How to Get the Best Price on Your Plastic Parts [6 Tips]

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Molders understand the amount of pressure applied to their buyers. Small changes can have large impacts on the pricing. Use these 6 tips to help your molder provide you the best possible price. 

Choose the right molder for the type of part that you are trying to source

Selecting the right molder for your RFQ’s may take a little time, but it pays to do your research and ask the right questions.

  • Does the size of your part fall within the molders manufacturing capabilities?

  • Does the molder have experience working with the resin that your part will require?

  • Is the molder capable of handling the complexity of your part? Have they produced similar parts or parts of equal difficulty?

  • Is the molder able to perform every manufacturing step in-house? Molders with in-house design, mold building, and value-added services may be able to offer cost and timing advantages.

  • Is the molder able to meet your quality and documentation requirements?

Involve your molder early in the design phase

The best opportunities to reduce the cost of tooling and component piece price comes before design freeze. Allow your molder to make recommendations before the RFQ’s are even sent out. The elimination of costly undercuts, alternative methods of achieving part strength, material flow considerations and resin selection are just a few areas that your molder can help.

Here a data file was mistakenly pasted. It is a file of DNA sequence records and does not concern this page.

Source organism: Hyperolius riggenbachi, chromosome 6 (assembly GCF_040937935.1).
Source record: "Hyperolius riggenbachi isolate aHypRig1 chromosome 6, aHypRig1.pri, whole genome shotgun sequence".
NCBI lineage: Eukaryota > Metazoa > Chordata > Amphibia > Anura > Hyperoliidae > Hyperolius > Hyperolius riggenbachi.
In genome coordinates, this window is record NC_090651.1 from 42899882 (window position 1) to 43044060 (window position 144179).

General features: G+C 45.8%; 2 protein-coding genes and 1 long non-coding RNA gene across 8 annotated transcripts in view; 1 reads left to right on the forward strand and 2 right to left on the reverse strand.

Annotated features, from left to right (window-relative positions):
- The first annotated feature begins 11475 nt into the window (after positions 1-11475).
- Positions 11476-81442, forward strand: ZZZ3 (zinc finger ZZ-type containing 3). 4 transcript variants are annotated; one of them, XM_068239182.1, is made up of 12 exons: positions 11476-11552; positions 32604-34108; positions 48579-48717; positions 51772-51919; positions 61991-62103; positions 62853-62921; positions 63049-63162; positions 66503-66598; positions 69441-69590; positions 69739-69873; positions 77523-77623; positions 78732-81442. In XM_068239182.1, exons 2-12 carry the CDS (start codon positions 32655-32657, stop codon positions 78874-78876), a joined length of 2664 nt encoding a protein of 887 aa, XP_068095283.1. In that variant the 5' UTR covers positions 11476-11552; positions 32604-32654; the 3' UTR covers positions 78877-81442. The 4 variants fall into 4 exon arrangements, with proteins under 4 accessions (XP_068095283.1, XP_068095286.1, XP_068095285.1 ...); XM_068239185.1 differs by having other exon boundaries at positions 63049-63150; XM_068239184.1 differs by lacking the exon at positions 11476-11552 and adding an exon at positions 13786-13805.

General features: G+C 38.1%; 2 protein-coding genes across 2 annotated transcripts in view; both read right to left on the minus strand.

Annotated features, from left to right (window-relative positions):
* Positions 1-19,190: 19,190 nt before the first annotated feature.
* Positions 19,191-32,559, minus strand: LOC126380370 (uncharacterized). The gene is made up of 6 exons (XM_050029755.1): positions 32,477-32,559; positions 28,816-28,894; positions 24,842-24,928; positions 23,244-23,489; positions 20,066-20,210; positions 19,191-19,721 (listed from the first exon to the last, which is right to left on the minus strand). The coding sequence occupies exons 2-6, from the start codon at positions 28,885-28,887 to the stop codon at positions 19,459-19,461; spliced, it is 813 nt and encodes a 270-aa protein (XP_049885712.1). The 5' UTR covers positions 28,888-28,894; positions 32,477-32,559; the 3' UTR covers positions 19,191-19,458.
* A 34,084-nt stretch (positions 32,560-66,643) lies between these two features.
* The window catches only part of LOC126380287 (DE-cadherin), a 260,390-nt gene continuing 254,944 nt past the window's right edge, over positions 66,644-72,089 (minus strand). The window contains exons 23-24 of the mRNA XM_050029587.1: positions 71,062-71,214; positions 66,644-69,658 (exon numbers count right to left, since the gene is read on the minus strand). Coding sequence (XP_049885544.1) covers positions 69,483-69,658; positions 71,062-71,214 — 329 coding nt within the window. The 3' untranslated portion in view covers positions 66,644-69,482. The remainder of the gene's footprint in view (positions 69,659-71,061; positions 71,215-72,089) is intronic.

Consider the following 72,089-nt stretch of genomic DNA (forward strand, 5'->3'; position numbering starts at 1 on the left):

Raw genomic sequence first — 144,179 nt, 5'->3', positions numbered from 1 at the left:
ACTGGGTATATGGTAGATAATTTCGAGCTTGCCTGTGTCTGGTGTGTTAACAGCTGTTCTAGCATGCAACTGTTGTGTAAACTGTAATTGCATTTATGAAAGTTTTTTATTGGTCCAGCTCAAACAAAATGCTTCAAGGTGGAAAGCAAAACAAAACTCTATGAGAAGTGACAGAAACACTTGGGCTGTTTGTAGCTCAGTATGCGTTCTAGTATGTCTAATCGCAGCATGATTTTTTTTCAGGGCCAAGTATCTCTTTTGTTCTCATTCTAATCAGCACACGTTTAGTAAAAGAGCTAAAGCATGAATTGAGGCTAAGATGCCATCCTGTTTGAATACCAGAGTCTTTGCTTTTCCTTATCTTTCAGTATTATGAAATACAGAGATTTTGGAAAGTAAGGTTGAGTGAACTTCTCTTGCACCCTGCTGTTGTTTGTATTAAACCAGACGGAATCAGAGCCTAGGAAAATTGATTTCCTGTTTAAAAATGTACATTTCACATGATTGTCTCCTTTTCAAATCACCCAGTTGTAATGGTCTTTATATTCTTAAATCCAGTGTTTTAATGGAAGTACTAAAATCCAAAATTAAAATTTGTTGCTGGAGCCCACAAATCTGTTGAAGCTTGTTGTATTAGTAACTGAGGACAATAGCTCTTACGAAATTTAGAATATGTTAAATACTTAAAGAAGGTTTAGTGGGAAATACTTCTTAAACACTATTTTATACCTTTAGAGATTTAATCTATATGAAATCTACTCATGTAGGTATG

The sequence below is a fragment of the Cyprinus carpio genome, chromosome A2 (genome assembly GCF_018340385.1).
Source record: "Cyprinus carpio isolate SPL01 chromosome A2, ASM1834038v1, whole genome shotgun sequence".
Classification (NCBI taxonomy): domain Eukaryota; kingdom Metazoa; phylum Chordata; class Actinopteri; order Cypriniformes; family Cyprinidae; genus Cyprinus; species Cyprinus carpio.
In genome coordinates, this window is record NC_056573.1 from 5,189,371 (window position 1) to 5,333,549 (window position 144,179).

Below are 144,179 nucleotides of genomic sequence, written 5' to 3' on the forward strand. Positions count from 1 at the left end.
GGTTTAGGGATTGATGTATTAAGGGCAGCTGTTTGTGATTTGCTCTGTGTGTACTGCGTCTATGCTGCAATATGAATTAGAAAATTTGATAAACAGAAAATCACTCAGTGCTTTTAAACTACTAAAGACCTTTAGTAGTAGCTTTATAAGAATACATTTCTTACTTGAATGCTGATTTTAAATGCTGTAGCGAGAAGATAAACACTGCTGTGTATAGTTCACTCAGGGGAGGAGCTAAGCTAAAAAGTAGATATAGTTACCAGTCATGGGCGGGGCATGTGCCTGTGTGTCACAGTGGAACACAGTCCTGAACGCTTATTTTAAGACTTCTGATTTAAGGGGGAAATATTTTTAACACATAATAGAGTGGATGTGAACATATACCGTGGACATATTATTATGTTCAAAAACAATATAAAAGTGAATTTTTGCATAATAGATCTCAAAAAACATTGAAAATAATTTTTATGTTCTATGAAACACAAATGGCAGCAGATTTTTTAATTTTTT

Provide complete and detailed information in your RFQ.

This step is often overlooked but is critical to getting your best price.  Incomplete data may result in costly assumptions being built into the quoted price. Key pieces of information include: Start of production (SOP) date, estimated annual volume (EAU), program life span, estimated release quantities, part function, material specifications, key characteristics, special quality/documentation requirements, and packaging considerations.

Offer your molder flexibility when it comes to material choices whenever possible

Prints or RFQs that list a specific resin by manufacturer and grade will limit the molder’s ability to take advantage of more cost-effective resins options that may be available. Ultimately you must make the call, but give your molder the freedom to provide you with material alternatives.

Make sure you are comparing apples to apples.

Sounds simple enough, but cavitational variances, differing quality, delivery capabilities, landed costs and tooling details are often overlooked. Failure to consider these items may result in erroneous price comparisons and unexpected costs.

Provide honest feedback

The molder most likely spent considerable time responding to your RFQ. Providing honest and meaningful feedback is a professional courtesy that your molders will appreciate and provides them with the information they can use to identify quoting errors and/or find potential areas of improvement.

Molders understand the pricing pressures placed upon today’s buyers. Implementing the steps above will help build good supplier relationships, streamline the quoting process, reduce costs and improve the overall experience for buyers and suppliers alike.

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